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Having been a spy for Quantrill's raiders during the Civil War, Jeff Travis thinking himself a wanted man, flees to Prescott Arizona where he runs into Jules Mourret who knows of his past. He takes a job on the stage line that Mourret is trying to steal gold from. When Mourret's men kill a friend of his he sets out to get Mourret and his men. When his plan to have another gang get Mourret fails, he has to go after them himself. Written by
Maurice VanAuken <email@example.com>
I have a feeling that a lot of The Stranger Wore a Gun was left on the cutting room floor and if someone's ever interested in a director's cut it might explain some of the holes in this story.
The film opens in the middle of raid on Lawrence, Kansas by William Quantrill. Disgusted by all the killing, Randolph Scott quits the outfit, but can't outrun his reputation. Going further and further west Scott gets himself involved with another ex-Quantrill man, George MacReady who's looking to set himself up in Arizona as another version of Quantrill.
This is the last of four films Scott made with George MacReady, not counting their joint appearance in Follow the Boys. The first one they did together, Coroner Creek, is a classic among westerns. Sad to say the quality diminished as the two worked together until this one.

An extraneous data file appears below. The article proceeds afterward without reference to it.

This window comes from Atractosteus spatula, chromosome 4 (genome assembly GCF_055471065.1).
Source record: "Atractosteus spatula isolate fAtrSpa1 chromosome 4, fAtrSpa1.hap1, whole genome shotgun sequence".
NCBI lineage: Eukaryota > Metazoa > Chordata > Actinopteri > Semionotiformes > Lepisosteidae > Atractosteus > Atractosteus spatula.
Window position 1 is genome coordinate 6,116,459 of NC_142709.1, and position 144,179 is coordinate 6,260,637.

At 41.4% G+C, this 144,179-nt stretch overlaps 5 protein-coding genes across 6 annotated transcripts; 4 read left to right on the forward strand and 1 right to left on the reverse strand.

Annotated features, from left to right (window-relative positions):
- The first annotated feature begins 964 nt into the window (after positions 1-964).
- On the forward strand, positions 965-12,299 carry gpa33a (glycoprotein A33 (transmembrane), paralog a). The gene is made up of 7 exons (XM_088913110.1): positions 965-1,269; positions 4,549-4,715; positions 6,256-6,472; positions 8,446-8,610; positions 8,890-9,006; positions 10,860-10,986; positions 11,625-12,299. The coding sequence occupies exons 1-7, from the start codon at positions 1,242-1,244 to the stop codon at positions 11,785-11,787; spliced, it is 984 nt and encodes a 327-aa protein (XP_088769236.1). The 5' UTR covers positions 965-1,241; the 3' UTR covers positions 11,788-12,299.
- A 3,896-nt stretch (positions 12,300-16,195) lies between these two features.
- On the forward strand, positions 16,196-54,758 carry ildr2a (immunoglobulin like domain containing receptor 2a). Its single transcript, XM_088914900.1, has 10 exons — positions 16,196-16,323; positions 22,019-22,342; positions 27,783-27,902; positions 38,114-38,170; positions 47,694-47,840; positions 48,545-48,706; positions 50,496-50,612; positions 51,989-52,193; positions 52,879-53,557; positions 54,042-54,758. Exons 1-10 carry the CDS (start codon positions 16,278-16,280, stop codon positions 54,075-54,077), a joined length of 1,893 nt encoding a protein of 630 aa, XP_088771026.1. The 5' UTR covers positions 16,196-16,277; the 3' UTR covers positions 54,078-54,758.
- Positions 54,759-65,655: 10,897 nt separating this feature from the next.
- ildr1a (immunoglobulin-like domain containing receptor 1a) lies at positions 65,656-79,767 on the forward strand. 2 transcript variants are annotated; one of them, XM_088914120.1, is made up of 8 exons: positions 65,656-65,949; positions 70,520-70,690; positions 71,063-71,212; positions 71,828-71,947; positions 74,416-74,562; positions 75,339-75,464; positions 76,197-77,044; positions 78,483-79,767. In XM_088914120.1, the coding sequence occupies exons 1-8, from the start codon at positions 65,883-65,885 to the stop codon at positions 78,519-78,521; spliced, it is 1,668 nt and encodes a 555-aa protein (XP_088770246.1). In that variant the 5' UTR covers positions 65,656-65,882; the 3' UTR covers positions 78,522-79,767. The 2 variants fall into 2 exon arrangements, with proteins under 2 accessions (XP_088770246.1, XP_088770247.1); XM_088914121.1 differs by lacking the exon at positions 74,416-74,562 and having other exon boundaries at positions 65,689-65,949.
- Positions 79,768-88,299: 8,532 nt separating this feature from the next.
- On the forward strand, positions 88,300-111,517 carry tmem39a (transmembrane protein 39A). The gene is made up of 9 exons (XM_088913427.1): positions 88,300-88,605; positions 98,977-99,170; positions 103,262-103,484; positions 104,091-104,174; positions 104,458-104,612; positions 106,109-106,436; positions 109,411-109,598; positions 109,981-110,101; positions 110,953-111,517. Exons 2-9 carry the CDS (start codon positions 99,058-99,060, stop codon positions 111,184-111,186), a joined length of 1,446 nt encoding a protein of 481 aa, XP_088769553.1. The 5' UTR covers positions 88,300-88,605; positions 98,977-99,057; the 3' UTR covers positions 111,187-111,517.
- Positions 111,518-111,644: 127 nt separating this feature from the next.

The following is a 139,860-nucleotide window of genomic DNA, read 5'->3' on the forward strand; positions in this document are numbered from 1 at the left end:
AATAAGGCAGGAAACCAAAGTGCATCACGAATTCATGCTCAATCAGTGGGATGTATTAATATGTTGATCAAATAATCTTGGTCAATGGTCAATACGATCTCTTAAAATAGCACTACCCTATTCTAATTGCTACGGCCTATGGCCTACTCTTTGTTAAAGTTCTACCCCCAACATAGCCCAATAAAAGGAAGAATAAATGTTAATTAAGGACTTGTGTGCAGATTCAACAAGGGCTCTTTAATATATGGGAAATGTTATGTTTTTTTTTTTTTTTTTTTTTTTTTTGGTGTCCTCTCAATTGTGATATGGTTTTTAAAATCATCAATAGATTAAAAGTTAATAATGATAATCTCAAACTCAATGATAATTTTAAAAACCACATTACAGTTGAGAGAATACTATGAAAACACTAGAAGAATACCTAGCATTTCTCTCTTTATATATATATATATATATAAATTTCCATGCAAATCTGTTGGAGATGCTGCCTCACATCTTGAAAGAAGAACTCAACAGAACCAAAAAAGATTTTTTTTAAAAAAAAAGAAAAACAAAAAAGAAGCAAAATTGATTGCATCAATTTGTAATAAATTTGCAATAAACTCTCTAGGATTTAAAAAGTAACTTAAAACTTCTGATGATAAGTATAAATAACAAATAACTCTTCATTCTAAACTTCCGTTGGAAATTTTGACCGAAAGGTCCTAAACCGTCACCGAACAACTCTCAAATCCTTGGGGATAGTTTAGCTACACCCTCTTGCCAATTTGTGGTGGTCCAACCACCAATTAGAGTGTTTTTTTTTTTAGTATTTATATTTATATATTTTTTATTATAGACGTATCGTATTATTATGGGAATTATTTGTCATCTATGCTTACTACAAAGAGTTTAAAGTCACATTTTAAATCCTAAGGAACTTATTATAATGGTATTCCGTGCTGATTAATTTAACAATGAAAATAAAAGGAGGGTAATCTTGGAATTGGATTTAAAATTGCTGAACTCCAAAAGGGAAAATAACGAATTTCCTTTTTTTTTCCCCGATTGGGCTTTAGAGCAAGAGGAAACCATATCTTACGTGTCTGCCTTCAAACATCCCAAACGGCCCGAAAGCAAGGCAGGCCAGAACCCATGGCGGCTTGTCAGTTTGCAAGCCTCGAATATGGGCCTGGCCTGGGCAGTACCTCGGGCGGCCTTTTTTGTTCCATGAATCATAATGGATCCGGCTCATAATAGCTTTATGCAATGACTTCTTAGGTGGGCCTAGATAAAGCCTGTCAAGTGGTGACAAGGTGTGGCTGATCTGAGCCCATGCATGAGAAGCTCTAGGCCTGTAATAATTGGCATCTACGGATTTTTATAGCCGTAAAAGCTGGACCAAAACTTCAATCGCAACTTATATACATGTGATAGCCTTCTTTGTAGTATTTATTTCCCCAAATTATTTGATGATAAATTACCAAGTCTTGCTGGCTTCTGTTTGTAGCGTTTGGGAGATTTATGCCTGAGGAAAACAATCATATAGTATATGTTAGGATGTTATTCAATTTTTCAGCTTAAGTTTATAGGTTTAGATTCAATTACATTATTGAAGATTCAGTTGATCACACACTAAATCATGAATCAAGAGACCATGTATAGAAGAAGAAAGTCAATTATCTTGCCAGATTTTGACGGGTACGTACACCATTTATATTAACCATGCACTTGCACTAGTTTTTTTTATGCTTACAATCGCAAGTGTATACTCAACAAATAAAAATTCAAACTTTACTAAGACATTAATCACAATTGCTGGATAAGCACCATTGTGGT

I couldn't follow the story nor could see what Scott's motivations were for doing what he did. It might be a case of bad editing or maybe it wasn't that good to begin with. I think it's one of the weaker Randolph Scott westerns.
Claire Trevor is yet again a saloon girl with a heart of gold and a yen for Randolph Scott and her rival is Joan Weldon, stage line owner. Doing almost a dress rehearsal for the parts they did in Bad Day at Black Rock are future Oscar winners Ernest Borgnine and Lee Marvin as a pair of MacReady gang members.
I will say if you can sit and sift through the plot you will not be disappointed in the shootout between Scott and MacReady inside a burning saloon. Would that the rest of the film was as good.
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